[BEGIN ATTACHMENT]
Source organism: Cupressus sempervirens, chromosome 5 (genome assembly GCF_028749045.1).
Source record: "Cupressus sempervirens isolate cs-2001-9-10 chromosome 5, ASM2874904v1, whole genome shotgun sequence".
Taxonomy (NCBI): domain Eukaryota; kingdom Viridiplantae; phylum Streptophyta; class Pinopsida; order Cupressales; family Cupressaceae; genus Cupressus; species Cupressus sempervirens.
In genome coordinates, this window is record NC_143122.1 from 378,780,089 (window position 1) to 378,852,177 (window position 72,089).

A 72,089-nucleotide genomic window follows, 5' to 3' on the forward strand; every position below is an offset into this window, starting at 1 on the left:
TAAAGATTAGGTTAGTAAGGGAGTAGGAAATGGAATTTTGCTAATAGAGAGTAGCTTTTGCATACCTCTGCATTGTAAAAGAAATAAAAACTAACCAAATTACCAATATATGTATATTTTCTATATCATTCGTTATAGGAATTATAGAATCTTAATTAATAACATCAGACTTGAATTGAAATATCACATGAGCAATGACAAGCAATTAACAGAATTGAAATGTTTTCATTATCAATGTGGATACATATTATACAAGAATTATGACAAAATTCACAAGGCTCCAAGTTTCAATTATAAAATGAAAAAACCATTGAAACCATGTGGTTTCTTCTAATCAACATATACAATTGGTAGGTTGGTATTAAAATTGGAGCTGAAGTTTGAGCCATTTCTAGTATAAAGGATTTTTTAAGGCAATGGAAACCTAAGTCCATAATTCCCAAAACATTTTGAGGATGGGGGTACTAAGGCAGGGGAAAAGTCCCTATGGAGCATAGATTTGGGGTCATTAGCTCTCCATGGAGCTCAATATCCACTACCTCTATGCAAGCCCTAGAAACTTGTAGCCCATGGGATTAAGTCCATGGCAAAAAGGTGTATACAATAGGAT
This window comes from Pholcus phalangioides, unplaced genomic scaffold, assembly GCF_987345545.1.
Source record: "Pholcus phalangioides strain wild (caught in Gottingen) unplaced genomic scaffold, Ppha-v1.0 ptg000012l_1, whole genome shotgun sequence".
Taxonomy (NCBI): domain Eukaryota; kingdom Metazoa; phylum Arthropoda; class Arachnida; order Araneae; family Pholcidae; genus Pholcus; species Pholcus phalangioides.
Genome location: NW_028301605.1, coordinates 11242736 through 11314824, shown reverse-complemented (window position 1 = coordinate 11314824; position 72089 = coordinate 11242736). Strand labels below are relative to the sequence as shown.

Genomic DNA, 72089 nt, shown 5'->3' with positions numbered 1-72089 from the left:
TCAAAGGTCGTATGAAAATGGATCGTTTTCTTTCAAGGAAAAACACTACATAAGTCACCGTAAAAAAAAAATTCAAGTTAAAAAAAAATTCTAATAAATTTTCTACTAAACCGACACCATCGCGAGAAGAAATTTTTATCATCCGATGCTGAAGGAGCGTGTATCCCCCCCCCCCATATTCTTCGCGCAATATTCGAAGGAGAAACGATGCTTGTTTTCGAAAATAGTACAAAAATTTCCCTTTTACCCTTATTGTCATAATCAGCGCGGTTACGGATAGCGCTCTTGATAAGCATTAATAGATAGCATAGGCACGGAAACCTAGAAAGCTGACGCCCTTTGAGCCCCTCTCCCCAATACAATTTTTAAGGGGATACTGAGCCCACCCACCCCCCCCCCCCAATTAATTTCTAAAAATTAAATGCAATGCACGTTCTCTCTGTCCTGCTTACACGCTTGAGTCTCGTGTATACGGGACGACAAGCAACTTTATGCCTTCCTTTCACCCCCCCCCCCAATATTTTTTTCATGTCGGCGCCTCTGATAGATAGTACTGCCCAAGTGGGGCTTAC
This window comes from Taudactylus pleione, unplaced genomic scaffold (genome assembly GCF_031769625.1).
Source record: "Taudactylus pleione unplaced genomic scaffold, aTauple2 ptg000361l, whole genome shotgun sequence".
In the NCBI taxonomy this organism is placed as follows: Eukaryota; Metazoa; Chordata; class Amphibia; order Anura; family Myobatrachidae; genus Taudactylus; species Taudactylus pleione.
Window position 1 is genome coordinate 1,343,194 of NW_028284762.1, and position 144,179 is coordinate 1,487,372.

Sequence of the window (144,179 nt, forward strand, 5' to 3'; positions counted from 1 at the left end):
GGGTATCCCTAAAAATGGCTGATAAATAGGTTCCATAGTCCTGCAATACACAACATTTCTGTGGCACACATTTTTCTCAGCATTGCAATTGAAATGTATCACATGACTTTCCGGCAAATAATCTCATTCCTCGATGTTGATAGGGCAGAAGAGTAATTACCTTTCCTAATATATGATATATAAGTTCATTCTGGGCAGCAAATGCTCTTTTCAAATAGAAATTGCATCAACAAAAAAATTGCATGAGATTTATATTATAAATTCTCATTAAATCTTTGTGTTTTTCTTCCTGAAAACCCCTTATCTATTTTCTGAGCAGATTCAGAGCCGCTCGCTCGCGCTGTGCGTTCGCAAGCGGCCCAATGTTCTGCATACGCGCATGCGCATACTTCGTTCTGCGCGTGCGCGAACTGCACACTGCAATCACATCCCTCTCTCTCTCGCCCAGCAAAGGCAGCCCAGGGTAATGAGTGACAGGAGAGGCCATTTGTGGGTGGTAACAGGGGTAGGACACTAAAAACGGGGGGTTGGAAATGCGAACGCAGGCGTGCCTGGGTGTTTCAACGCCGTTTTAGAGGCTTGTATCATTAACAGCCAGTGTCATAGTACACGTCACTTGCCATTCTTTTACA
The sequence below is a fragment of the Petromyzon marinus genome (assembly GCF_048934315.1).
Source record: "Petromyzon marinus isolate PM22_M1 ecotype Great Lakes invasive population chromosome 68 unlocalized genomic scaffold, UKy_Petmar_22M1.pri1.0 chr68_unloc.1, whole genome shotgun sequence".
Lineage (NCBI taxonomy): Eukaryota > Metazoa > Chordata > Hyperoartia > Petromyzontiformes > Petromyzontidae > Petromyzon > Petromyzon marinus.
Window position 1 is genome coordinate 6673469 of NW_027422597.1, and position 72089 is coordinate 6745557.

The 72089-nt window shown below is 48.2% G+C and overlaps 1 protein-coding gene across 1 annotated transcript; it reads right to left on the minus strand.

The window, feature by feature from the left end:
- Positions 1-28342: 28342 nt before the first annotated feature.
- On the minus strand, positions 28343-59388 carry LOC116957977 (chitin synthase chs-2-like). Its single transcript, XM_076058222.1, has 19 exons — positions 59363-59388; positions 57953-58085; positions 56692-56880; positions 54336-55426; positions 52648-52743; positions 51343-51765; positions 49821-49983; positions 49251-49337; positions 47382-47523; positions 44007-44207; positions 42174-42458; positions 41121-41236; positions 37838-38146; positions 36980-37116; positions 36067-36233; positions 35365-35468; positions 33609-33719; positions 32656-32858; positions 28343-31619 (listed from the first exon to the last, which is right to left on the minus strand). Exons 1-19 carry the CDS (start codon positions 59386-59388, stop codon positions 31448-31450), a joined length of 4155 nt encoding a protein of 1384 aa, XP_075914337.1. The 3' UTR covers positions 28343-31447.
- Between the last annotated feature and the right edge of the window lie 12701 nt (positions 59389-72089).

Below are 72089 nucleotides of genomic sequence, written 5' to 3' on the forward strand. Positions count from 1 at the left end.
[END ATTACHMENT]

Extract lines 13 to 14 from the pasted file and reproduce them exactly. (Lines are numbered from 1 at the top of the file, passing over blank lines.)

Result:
This window comes from Taudactylus pleione, unplaced genomic scaffold (genome assembly GCF_031769625.1).
Source record: "Taudactylus pleione unplaced genomic scaffold, aTauple2 ptg000361l, whole genome shotgun sequence".